A Picture from History: The End of Blackbeard By: Aden Tate

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It had been two years since the notorious pirate Blackbeard started ravaging the American coast. In addition to his regular acts of piracy against ships, Blackbeard laid siege to American cities. 

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Blackbeard, AKA Edward Teach

In May 1718, he successfully laid siege to Charles Town (now Charleston), South Carolina, capturing eight ships in the process. He wasn’t driven off by force either but instead left of his own volition

But Blackbeard’s days of chaos were numbered…

To Catch a Pirate

Furious about the happenings below them and anxious that pirate shenanigans may spread, Virginia sent a collection of sailors led by Robert Maynard to end the pirate menace.

Blackbeard hadn’t been very secretive about where he lived…and uninvited houseguests were on their way. 


Maynard planned to stuff two shallow draft ships with as many men as he could manage. The vessels were too light to carry cannons, but that was alright by Maynard.

He didn’t want to fight from a distance. Perhaps he even wondered if he could win a battle against Blackbeard’s cannon. 

Blackbeard at attention with rifle
Blackbeard at attention with a rifle.

No, this fight would have to be up close and personal.

Armed with all the accouterments of close-quarters combat of the time, Maynard’s men set sail for Ocracoke Island to take Blackbeard by surprise.

Ocracoke is now a lovely town and tourist destination, complete with an idyllic lighthouse

But there was a problem…

Despite both crafts being built for shallow water, even the ocean seemed to be on Blackbeard’s side. The little ships were grounded. 

It didn’t take long for Blackbeard to see two ships approaching his home, dead in the water.  

Blackbeard's flag
Blackbeard’s flag

The Assault of Queen Anne’s Revenge

He brought up his ship The Queen Anne’s Revenge within range, then sent a volley of cannonballs smashing into both tiny vessels.

The commander of one of Maynard’s ships was killed, and the men of the other vessel frantically ran for whatever cover they could find. 

Maynard knew that unless he did something — and fast — he and his men were doomed. And so he resorted to using Blackbeard’s character as a weapon.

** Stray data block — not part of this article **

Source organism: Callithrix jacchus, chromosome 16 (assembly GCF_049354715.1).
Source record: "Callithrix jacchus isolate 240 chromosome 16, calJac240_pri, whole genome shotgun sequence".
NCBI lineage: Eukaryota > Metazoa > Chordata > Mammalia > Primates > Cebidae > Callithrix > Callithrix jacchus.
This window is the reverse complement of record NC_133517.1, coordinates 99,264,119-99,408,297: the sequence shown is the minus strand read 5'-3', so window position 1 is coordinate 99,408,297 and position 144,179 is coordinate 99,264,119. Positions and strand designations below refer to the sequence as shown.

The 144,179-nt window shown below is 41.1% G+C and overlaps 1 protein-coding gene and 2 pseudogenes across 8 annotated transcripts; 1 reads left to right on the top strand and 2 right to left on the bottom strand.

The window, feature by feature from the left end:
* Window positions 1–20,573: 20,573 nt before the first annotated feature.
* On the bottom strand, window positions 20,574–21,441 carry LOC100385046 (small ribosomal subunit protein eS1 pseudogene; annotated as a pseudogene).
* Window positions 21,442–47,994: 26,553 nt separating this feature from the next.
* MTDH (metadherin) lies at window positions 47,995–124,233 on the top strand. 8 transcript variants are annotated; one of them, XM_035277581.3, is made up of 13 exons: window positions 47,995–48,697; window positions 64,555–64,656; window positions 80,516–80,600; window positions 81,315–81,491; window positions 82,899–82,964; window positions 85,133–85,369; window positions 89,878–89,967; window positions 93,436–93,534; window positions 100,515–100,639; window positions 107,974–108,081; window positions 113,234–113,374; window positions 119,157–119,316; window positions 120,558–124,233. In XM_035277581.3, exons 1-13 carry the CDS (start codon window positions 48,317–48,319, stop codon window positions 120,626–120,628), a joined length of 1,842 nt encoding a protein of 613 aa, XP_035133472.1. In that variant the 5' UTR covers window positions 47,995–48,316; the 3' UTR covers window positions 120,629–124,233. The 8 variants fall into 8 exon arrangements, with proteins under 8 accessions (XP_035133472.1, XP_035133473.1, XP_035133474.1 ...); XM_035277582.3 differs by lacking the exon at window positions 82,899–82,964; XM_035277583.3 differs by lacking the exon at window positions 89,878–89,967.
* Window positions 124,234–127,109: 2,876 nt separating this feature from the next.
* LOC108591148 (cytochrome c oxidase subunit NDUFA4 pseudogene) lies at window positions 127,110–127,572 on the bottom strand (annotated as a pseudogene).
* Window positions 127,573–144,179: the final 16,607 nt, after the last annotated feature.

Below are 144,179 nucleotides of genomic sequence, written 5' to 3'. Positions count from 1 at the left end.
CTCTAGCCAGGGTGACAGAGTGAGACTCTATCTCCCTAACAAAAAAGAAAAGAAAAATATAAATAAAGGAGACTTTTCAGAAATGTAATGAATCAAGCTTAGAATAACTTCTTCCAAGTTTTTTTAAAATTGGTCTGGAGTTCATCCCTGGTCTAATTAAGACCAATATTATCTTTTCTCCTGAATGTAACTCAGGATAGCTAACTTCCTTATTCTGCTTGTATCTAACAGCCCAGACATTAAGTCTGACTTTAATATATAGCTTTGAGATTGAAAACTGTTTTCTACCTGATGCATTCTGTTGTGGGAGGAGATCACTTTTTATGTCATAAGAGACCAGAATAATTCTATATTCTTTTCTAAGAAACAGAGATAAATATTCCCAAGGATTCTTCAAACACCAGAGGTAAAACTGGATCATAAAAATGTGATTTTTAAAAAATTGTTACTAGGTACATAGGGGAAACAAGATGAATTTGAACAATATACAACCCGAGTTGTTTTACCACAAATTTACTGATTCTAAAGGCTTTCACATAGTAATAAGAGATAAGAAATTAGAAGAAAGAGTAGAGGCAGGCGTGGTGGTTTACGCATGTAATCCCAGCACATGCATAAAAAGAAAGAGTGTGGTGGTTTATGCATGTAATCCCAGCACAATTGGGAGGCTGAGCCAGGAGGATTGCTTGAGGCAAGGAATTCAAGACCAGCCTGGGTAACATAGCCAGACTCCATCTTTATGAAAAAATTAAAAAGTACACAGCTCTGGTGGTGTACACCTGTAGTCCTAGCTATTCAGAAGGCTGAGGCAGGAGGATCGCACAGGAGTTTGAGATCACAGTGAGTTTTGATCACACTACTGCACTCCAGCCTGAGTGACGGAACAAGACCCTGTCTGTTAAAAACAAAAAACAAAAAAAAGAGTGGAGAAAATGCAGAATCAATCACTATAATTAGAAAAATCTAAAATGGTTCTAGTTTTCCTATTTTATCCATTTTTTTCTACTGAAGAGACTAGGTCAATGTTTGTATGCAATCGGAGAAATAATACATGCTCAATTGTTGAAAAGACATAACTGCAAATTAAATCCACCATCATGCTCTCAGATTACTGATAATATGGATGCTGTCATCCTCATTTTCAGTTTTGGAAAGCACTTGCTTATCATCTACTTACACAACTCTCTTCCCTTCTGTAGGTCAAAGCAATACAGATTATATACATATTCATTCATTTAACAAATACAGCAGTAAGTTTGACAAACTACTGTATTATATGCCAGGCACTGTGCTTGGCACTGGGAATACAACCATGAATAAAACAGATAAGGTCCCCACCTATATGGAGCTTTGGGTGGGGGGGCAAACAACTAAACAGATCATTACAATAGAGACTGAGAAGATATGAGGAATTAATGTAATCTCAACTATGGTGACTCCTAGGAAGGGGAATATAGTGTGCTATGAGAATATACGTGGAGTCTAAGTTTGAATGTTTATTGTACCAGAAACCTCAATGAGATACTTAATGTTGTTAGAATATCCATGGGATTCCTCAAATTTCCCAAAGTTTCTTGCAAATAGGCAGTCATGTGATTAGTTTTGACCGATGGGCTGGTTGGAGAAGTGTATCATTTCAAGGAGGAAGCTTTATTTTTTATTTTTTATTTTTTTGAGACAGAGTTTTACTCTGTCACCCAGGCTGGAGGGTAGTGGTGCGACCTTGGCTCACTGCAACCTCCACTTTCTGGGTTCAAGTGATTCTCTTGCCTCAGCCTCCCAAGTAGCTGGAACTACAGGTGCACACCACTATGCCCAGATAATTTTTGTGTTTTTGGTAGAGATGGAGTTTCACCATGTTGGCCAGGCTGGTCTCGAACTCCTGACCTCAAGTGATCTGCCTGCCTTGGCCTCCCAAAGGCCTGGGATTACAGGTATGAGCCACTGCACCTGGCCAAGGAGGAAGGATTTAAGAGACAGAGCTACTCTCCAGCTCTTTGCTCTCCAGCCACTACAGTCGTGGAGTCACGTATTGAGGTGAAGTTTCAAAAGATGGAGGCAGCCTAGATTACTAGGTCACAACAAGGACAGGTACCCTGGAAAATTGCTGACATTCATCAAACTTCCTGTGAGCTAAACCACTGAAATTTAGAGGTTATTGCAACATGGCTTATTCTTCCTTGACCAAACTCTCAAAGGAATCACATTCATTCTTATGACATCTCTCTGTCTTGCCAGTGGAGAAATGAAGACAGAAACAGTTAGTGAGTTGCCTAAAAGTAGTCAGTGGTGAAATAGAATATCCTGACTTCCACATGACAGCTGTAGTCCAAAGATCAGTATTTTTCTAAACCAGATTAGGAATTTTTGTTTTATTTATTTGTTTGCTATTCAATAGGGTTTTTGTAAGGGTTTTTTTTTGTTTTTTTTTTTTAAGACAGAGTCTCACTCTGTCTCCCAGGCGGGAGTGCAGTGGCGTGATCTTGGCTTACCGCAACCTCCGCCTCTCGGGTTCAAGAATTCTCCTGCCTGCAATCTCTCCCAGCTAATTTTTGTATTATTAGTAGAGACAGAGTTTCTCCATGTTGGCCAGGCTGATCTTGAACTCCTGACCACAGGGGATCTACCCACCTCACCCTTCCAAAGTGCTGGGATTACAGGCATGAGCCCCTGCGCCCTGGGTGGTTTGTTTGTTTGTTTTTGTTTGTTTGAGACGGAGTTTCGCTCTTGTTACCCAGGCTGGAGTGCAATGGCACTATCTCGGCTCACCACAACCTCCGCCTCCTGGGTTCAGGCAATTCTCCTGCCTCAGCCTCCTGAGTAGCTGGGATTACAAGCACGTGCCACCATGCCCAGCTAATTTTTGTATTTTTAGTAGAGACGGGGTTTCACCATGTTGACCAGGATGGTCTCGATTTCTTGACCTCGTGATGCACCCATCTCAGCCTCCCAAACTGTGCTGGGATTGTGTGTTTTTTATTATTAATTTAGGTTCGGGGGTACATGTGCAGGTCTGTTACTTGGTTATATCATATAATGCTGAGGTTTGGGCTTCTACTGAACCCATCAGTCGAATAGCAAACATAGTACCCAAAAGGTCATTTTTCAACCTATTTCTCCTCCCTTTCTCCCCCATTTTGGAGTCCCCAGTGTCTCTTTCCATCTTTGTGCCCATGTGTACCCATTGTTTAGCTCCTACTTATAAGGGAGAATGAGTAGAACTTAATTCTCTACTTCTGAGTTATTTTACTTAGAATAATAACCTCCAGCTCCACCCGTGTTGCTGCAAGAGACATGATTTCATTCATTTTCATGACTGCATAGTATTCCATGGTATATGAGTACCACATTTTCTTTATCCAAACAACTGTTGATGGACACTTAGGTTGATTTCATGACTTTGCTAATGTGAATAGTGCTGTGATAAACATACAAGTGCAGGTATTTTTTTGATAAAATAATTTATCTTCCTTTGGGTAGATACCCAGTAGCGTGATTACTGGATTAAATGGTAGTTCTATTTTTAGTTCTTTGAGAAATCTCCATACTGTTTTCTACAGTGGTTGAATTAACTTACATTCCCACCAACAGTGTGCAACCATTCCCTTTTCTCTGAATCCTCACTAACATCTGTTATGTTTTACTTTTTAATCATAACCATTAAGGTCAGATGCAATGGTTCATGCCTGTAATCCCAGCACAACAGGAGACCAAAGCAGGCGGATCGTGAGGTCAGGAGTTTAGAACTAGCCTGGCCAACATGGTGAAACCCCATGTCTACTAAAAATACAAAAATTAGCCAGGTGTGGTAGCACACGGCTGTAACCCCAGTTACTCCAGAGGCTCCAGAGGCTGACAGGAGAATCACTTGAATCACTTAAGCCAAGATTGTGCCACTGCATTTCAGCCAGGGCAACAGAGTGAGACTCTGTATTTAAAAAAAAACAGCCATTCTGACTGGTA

The Queen Anne's Revenge
The Queen Anne’s Revenge

If pirates are pirates due to greed, and they would much prefer an easy prize to a dangerous one, why not give them a prize?

This was precisely what Maynard resolved, and he quickly ordered the bulk of his men below deck.

Only two sailors were left above deck, and from what Blackbeard could tell, this was going to be easy pickings.

Who knew what wealth lie within the bowels of those ships?

A model of the Queen Anne's Revenge in the NC Museum of History
A model of the Queen Anne’s Revenge in the NC Museum of History

And so, as Blackbeard sailed closer, his heart was set on only one thing — bringing in treasure — unaware of what waited for him.

Though the bulk of Blackbeard’s pirates had been ashore this entire time, the pirate was confident that he was more than enough to take these two little ships piloted by stupid men who couldn’t read the water.

As he and his crew board one of the ships, he quickly learned how wrong he was. 

Blackbeard Boarding Maynard's Ships by George Edmund Varian
Blackbeard Boarding Maynard’s Ships by George Edmund Varian

Maynard and his men swarmed out from below deck, outnumbering the pirates as swords flew through the air and pistol shots rang out. 

The fighting was intense. Blood and gore spilled across the deck as the battle raged. Blackbeard was shot five times, but he continued to fight. He’d been stabbed or cut at least 20 times by this point as well.

But the man’s tenacity was as strong as his legend, and he had no intentions of dying today.

But in war, the enemy always has a vote. 

Illustrator Howard Pyle's depiction of Blackbeard's Last Fight
Illustrator Howard Pyle’s depiction of Blackbeard’s Last Fight

Time for a Shave

As Maynard and Blackbeard sparred one-on-one, Maynard got a bit of assistance from a fellow sailor who slashed at Blackbeard’s neck.

The wound was serious, but Blackbeard would never live to see it heal. In the next instant, yet another sword fell upon his neck, severing his head from his body. 

The Capture of the Pirate Blackbeard 1718 by Jean Leon Gerome Ferris
The Capture of the Pirate Blackbeard 1718 by Jean Leon Gerome Ferris

Blackbeard’s men continued to fight but in the end, Maynard proved victorious.

The remaining pirates were either executed or pardoned.

Maynard had to bring back Blackbeard’s head as proof of the kill. So, tied to the bow spirit of Maynard’s ship it served as a celebratory token for the Americans.

The pirate Blackbeard's head hanging from the bowsprit
The pirate Blackbeard’s head hanging from the bowsprit

This is a new style of article for Pew Pew Tactical, if you liked it — let us know in the comments! If you didn’t enjoy it…well phooey. To catch up on previous Pictures from History, click on over to our History Category.